Caesium iodide (CsI) in crystalline form is used as the scintillator for the detection of protons and alpha particles. Pure CsI is a fast and dense scintillating material with relatively low light yield that increases significantly with cooling. The drawbacks of CsI are a high temperature gradient and a slight hygroscopicity.
Thallium-doped Caesium Iodide has an effective atomic number of 54 and a density of 4.51 g/cm3. CsI(TI) is also hygroscopic and should not be subjected to high humidity or water. CsI(TI) has different decay times for different particles (680ns and 3340ns) and can be used to determine between different kinds of radiation. The emission spectrum is peaked at 540-560 nm.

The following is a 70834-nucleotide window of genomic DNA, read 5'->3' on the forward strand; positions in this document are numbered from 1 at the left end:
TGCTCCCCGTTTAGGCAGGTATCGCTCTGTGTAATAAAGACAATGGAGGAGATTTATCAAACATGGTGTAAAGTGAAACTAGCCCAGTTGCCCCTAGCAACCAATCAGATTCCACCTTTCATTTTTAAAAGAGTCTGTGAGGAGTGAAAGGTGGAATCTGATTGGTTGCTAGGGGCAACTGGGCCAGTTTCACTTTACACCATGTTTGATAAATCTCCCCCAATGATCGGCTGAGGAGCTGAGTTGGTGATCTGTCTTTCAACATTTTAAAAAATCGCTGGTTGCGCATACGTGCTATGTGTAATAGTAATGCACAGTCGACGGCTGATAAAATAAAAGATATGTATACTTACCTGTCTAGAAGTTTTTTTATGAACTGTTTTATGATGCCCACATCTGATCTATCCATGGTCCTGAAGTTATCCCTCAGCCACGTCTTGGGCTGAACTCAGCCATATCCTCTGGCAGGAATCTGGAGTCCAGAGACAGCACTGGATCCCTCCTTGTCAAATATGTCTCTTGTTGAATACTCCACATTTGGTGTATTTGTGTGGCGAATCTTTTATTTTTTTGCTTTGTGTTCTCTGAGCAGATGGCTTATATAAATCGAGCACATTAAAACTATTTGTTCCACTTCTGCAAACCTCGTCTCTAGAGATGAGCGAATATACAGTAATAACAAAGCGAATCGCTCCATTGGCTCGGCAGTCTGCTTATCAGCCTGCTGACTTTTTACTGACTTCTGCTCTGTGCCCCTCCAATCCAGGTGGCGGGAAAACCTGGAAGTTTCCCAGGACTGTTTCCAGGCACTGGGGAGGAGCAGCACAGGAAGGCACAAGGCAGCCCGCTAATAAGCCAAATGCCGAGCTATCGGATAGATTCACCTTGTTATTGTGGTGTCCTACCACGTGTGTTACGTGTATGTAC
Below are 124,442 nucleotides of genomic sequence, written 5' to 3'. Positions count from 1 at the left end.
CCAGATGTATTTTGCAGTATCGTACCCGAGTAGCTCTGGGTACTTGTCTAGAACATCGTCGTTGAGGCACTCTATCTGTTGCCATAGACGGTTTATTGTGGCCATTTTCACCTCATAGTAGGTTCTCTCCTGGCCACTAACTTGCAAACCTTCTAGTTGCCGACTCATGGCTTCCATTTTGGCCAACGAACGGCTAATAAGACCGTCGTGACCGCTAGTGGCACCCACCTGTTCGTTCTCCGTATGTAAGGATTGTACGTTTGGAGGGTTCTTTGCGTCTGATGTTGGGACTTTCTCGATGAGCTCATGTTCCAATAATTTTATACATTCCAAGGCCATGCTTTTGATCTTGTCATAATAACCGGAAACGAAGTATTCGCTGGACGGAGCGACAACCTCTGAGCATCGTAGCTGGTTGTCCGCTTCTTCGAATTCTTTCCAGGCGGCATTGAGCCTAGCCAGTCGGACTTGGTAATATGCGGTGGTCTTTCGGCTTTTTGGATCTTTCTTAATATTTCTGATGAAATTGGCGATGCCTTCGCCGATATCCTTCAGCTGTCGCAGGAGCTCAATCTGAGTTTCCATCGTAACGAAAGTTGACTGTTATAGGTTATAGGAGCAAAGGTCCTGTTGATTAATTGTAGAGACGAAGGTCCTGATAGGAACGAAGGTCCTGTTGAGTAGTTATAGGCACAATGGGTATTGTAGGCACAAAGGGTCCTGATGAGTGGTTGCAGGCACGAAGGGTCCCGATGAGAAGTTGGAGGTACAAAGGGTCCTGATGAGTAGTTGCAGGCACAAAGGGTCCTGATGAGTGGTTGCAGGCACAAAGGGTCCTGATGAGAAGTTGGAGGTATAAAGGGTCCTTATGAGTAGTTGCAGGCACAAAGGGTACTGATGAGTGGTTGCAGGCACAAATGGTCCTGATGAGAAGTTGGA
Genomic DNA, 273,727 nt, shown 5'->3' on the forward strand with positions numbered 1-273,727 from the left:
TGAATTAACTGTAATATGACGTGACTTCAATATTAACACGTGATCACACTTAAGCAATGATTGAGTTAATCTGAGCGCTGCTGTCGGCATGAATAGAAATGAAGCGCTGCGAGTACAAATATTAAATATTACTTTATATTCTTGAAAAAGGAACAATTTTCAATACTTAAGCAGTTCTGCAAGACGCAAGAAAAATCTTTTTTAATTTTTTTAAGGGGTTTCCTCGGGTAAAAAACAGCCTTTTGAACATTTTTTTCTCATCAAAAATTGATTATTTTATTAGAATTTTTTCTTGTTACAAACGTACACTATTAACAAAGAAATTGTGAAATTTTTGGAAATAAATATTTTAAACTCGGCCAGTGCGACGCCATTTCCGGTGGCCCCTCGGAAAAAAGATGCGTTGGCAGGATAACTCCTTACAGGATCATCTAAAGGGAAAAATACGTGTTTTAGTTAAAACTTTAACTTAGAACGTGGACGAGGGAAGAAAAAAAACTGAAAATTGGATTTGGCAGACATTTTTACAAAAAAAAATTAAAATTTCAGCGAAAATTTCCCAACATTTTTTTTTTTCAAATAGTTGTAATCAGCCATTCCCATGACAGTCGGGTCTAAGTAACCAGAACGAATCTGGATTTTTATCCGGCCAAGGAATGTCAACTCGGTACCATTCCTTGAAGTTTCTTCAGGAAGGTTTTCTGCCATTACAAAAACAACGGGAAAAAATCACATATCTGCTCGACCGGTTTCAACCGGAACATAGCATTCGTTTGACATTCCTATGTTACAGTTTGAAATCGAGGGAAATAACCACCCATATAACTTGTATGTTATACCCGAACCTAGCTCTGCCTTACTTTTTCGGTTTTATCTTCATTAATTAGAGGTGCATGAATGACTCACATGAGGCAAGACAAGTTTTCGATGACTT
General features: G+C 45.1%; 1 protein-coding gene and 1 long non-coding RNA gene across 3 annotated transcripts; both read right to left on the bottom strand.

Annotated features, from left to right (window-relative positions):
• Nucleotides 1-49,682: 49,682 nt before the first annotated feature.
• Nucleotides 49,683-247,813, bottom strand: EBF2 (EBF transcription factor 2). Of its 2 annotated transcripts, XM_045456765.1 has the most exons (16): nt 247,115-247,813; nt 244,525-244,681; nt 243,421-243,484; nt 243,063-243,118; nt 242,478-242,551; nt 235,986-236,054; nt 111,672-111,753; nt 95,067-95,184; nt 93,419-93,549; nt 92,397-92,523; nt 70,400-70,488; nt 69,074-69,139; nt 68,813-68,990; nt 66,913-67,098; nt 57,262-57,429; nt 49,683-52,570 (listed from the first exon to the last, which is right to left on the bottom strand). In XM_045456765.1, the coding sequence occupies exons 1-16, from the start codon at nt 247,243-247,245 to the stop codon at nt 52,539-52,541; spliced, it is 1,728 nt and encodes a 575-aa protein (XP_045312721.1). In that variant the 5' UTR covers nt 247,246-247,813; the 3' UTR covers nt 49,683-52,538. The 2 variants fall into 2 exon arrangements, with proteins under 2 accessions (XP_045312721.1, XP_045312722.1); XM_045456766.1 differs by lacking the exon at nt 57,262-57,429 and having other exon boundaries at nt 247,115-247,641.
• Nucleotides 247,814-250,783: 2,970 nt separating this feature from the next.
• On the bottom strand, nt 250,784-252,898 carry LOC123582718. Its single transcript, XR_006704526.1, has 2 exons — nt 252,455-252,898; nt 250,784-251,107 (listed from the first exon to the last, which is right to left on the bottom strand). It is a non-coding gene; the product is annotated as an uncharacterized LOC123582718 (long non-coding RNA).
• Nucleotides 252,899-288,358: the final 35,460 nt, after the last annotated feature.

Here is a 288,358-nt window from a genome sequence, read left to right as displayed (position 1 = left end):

- Alpha Particles and Heavy Ions. Due to the very high ionizing power of heavy ions, scintillation counters are usually not ideal for the detection of heavy ions. For equal energies, a proton will produce 1/4 to 1/2 the light of an electron, while alpha particles will produce only about 1/10 the light. Where needed, inorganic crystals, e.g. CsI(Tl), ZnS(Ag) (typically used in thin sheets as α-particle monitors), should be preferred to organic materials. Pure CsI is a fast and dense scintillating material with relatively low light yield that increases significantly with cooling. The drawbacks of CsI are a high temperature gradient and a slight hygroscopicity.
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